After almost three months in a Middle England where “hordes of homeless roam the streets”, it is from ‘Mitteleuropa’ that this morning’s post comes and there will be little reference to Theresa May’s “cherry picking”, or to Jeremy Hunt – whoops, and there was almost a freudian slip from Vienna there – telling all twenty seven EU countries that they shouldn’t “mistake British politeness for weakness” . Still, enough is enough and this blog will leave self-obsessed, in need of a bit of psychoanalysis, Brexit Blighty for the time being.
The real night out here was Thursday and a visit to Vienna’s Burg Theater. Ibsen’s ‘Ein Volksfeind’ (‘an enemy of the people‘) provided the entertainment, even if that entertainment was mostly due to a production which facilitated grins and distraction rather than any real cognitive processing of the content. Of course, there are reasons for that and Henrik Ibsen might be excused for writing something which, while still, of course, relevant, smacks of platitudes. After all, he did write the play in 1882.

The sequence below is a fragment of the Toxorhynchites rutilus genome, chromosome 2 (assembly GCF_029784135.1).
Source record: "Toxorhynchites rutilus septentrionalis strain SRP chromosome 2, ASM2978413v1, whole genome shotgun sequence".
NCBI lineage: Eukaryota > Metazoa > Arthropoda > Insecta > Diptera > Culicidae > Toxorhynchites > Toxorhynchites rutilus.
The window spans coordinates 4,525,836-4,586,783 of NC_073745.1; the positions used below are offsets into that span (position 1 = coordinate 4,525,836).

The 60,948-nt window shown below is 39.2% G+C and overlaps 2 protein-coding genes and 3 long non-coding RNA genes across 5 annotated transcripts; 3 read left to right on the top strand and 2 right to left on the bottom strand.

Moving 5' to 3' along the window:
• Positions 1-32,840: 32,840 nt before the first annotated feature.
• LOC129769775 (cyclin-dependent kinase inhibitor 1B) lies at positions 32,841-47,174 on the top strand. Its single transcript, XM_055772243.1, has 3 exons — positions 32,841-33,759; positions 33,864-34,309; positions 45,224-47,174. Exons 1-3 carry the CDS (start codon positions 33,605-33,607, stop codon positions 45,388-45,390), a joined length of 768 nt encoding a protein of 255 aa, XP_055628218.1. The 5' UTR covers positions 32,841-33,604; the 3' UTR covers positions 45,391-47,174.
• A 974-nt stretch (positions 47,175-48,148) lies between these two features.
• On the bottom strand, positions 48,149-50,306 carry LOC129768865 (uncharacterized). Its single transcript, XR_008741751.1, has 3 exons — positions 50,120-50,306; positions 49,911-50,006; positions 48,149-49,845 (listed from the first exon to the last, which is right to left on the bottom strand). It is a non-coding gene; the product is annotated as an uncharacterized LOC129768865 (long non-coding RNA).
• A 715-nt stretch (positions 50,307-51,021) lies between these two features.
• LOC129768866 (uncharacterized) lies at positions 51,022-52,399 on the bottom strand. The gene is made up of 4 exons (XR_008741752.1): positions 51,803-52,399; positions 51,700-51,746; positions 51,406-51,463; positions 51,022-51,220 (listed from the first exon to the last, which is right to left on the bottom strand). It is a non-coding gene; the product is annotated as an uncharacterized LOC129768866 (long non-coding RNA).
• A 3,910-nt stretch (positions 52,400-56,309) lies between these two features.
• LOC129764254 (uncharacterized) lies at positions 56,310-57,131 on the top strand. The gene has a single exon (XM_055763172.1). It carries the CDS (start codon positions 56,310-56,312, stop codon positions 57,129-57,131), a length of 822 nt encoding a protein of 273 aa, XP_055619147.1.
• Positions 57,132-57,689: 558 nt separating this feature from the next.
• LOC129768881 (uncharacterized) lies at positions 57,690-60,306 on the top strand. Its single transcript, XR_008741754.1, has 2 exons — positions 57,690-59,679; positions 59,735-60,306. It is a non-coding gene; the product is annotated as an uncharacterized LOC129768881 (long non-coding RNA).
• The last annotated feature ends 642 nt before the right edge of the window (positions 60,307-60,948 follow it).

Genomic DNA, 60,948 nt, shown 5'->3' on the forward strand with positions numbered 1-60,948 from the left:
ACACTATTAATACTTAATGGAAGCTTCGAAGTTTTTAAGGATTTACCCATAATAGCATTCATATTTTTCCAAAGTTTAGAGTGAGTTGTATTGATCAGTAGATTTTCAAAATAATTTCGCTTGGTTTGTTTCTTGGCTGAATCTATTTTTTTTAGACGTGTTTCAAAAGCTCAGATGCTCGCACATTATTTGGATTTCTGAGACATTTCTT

Nevertheless, the play is indeed still relevant and, with a central thematic concern of it being political corruption, is there any surprise that a few days ago three scheduled performances were cancelled in the eastern Chinese province of Jiangsu after some members of the audience at a performance of the play in Beijing ” shouted out at the performers and called for freedom of speech”?
Ibsen has been popular in China among educated elites for a long time and his plays, which often highlight social problems, had been popular. However, with Xi’s state capitalism following hard on the heels of Deng’s “Socialism with Chinese characteristics” , there is no room for freedom of thought, not to mention freedom of speech. It is time to talk about China, but everyone does business with China, and if it is only to be hoped that in Europe certain morals prevail, it can be certain that Beijing is already banking on having Brexit Blighty in its pocket.